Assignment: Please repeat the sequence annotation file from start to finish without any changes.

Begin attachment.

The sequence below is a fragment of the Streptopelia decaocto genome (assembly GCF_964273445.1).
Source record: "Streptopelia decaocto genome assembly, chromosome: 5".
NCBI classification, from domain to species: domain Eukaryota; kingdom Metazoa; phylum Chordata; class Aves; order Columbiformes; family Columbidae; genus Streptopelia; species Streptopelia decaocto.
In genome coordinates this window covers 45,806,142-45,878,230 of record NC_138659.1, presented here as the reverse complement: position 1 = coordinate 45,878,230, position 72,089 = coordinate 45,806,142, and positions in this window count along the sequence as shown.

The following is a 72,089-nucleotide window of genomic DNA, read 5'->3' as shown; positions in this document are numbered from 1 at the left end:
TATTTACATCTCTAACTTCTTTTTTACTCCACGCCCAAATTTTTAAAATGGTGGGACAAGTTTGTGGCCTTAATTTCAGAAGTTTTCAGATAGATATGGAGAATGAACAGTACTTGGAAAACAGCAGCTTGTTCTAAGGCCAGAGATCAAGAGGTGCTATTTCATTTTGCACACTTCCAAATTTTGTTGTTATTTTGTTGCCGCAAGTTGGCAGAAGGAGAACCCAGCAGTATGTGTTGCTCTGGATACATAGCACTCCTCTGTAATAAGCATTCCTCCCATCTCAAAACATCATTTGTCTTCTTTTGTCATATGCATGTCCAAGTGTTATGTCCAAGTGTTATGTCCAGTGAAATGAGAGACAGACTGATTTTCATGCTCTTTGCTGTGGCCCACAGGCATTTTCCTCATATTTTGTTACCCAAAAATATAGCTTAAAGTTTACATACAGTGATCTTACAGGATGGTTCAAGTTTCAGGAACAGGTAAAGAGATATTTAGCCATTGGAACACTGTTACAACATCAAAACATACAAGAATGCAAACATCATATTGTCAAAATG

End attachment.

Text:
The sequence below is a fragment of the Streptopelia decaocto genome (assembly GCF_964273445.1).
Source record: "Streptopelia decaocto genome assembly, chromosome: 5".
NCBI classification, from domain to species: domain Eukaryota; kingdom Metazoa; phylum Chordata; class Aves; order Columbiformes; family Columbidae; genus Streptopelia; species Streptopelia decaocto.
In genome coordinates this window covers 45,806,142-45,878,230 of record NC_138659.1, presented here as the reverse complement: position 1 = coordinate 45,878,230, position 72,089 = coordinate 45,806,142, and positions in this window count along the sequence as shown.

The following is a 72,089-nucleotide window of genomic DNA, read 5'->3' as shown; positions in this document are numbered from 1 at the left end:
TATTTACATCTCTAACTTCTTTTTTACTCCACGCCCAAATTTTTAAAATGGTGGGACAAGTTTGTGGCCTTAATTTCAGAAGTTTTCAGATAGATATGGAGAATGAACAGTACTTGGAAAACAGCAGCTTGTTCTAAGGCCAGAGATCAAGAGGTGCTATTTCATTTTGCACACTTCCAAATTTTGTTGTTATTTTGTTGCCGCAAGTTGGCAGAAGGAGAACCCAGCAGTATGTGTTGCTCTGGATACATAGCACTCCTCTGTAATAAGCATTCCTCCCATCTCAAAACATCATTTGTCTTCTTTTGTCATATGCATGTCCAAGTGTTATGTCCAAGTGTTATGTCCAGTGAAATGAGAGACAGACTGATTTTCATGCTCTTTGCTGTGGCCCACAGGCATTTTCCTCATATTTTGTTACCCAAAAATATAGCTTAAAGTTTACATACAGTGATCTTACAGGATGGTTCAAGTTTCAGGAACAGGTAAAGAGATATTTAGCCATTGGAACACTGTTACAACATCAAAACATACAAGAATGCAAACATCATATTGTCAAAATG